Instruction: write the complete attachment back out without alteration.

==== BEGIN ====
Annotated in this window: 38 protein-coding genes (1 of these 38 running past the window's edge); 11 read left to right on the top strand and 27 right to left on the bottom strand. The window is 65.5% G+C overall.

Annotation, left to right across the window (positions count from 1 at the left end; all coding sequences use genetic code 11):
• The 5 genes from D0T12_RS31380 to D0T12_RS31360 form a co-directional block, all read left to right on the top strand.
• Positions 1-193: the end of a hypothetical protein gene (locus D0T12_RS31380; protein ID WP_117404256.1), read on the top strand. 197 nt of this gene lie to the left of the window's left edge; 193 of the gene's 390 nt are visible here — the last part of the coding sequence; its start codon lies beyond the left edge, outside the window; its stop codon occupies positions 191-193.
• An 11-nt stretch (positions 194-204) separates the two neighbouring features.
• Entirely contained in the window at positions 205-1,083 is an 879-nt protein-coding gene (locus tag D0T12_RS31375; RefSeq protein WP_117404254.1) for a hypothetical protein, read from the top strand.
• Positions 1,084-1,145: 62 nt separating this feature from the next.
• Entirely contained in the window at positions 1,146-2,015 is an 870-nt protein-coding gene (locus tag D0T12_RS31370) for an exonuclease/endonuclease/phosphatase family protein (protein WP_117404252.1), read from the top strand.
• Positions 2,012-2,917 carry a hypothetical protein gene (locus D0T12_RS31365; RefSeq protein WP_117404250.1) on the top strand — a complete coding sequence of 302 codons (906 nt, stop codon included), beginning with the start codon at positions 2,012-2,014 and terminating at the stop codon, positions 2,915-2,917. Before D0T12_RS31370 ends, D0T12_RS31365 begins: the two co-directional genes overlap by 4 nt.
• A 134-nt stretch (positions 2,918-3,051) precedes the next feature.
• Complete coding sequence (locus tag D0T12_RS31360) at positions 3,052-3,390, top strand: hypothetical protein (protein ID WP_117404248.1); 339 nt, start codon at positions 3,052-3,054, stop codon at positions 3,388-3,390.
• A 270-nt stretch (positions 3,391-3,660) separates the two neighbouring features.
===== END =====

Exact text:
Annotated in this window: 38 protein-coding genes (1 of these 38 running past the window's edge); 11 read left to right on the top strand and 27 right to left on the bottom strand. The window is 65.5% G+C overall.

Annotation, left to right across the window (positions count from 1 at the left end; all coding sequences use genetic code 11):
• The 5 genes from D0T12_RS31380 to D0T12_RS31360 form a co-directional block, all read left to right on the top strand.
• Positions 1-193: the end of a hypothetical protein gene (locus D0T12_RS31380; protein ID WP_117404256.1), read on the top strand. 197 nt of this gene lie to the left of the window's left edge; 193 of the gene's 390 nt are visible here — the last part of the coding sequence; its start codon lies beyond the left edge, outside the window; its stop codon occupies positions 191-193.
• An 11-nt stretch (positions 194-204) separates the two neighbouring features.
• Entirely contained in the window at positions 205-1,083 is an 879-nt protein-coding gene (locus tag D0T12_RS31375; RefSeq protein WP_117404254.1) for a hypothetical protein, read from the top strand.
• Positions 1,084-1,145: 62 nt separating this feature from the next.
• Entirely contained in the window at positions 1,146-2,015 is an 870-nt protein-coding gene (locus tag D0T12_RS31370) for an exonuclease/endonuclease/phosphatase family protein (protein WP_117404252.1), read from the top strand.
• Positions 2,012-2,917 carry a hypothetical protein gene (locus D0T12_RS31365; RefSeq protein WP_117404250.1) on the top strand — a complete coding sequence of 302 codons (906 nt, stop codon included), beginning with the start codon at positions 2,012-2,014 and terminating at the stop codon, positions 2,915-2,917. Before D0T12_RS31370 ends, D0T12_RS31365 begins: the two co-directional genes overlap by 4 nt.
• A 134-nt stretch (positions 2,918-3,051) precedes the next feature.
• Complete coding sequence (locus tag D0T12_RS31360) at positions 3,052-3,390, top strand: hypothetical protein (protein ID WP_117404248.1); 339 nt, start codon at positions 3,052-3,054, stop codon at positions 3,388-3,390.
• A 270-nt stretch (positions 3,391-3,660) separates the two neighbouring features.